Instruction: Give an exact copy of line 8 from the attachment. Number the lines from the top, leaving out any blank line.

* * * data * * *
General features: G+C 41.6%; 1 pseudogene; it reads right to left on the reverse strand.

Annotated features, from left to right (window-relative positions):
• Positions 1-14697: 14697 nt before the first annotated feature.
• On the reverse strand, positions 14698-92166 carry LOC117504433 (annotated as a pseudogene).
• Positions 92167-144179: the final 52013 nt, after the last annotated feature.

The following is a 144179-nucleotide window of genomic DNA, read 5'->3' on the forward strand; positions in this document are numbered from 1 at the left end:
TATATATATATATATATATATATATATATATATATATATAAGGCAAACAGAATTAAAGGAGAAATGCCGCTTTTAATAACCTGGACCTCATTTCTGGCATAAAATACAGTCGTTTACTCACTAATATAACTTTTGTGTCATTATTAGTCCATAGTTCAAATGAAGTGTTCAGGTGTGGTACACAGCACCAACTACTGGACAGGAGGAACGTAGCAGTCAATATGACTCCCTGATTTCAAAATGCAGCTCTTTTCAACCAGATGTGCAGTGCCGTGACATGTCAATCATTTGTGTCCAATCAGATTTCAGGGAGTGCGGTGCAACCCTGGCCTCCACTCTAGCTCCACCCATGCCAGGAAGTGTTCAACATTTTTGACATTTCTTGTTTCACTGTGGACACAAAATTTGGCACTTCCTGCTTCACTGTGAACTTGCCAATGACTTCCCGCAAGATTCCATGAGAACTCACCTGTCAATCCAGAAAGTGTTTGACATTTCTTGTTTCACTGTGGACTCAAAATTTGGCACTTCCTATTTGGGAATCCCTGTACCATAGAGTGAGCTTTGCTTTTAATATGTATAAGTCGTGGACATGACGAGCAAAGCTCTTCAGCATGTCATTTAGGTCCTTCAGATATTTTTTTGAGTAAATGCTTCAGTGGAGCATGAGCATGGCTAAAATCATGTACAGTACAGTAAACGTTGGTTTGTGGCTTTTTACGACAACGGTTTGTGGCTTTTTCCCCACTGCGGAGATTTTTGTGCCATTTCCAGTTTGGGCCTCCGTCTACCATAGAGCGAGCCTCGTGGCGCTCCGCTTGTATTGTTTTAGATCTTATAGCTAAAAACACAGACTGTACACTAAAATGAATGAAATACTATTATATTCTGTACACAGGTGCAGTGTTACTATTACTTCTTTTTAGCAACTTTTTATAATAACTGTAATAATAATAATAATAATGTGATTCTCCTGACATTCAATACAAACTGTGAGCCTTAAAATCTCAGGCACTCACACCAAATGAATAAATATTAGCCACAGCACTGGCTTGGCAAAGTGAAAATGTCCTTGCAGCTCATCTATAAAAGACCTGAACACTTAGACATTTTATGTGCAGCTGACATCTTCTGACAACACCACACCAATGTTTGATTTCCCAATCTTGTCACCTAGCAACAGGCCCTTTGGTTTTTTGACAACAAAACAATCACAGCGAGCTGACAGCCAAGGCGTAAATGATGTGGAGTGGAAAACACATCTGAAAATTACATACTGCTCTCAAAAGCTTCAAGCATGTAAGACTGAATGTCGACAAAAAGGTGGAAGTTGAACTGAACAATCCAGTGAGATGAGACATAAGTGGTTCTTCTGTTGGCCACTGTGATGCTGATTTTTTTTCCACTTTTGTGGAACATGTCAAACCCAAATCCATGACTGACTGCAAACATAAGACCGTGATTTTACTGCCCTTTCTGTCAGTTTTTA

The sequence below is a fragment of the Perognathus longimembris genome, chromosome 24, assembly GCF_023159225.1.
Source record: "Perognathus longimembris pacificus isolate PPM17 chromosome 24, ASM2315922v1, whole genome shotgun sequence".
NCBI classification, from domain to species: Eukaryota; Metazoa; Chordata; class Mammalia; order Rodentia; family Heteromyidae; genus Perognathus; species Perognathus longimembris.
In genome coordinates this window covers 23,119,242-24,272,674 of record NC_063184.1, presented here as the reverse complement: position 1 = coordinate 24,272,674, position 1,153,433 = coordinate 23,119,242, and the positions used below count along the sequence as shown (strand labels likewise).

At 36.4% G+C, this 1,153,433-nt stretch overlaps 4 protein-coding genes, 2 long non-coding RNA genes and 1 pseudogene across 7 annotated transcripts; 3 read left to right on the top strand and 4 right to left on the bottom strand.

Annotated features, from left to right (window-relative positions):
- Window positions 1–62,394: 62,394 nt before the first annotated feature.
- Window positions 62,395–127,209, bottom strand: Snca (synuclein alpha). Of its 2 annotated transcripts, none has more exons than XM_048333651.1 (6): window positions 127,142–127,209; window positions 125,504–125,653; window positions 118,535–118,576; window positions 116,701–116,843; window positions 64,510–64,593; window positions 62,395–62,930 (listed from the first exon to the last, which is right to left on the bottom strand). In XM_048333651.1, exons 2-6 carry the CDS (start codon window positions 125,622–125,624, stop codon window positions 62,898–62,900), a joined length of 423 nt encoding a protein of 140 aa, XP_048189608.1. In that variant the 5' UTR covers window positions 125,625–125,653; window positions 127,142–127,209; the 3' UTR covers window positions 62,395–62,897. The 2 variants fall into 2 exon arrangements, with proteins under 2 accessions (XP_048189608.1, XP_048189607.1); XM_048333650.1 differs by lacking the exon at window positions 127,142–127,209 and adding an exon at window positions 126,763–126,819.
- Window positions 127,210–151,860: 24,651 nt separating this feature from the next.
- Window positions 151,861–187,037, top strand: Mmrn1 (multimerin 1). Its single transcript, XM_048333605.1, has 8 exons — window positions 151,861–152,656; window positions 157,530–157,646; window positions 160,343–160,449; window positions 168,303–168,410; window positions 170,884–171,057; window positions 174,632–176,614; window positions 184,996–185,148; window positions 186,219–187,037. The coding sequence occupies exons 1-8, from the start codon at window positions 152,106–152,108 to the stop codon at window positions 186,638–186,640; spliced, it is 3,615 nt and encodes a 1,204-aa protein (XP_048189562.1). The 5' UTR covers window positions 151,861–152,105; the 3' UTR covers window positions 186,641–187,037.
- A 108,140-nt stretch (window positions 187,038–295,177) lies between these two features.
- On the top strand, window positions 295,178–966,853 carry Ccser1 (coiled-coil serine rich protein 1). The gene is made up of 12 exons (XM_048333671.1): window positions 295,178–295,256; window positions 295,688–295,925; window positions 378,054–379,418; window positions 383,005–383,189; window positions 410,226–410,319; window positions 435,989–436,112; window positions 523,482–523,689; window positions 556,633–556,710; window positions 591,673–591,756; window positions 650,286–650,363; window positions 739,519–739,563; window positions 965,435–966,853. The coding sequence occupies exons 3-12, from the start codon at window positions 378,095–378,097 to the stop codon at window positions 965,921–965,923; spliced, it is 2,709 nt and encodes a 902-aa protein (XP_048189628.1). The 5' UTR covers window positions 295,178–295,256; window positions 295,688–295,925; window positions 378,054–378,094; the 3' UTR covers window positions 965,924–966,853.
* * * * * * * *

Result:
The sequence below is a fragment of the Perognathus longimembris genome, chromosome 24, assembly GCF_023159225.1.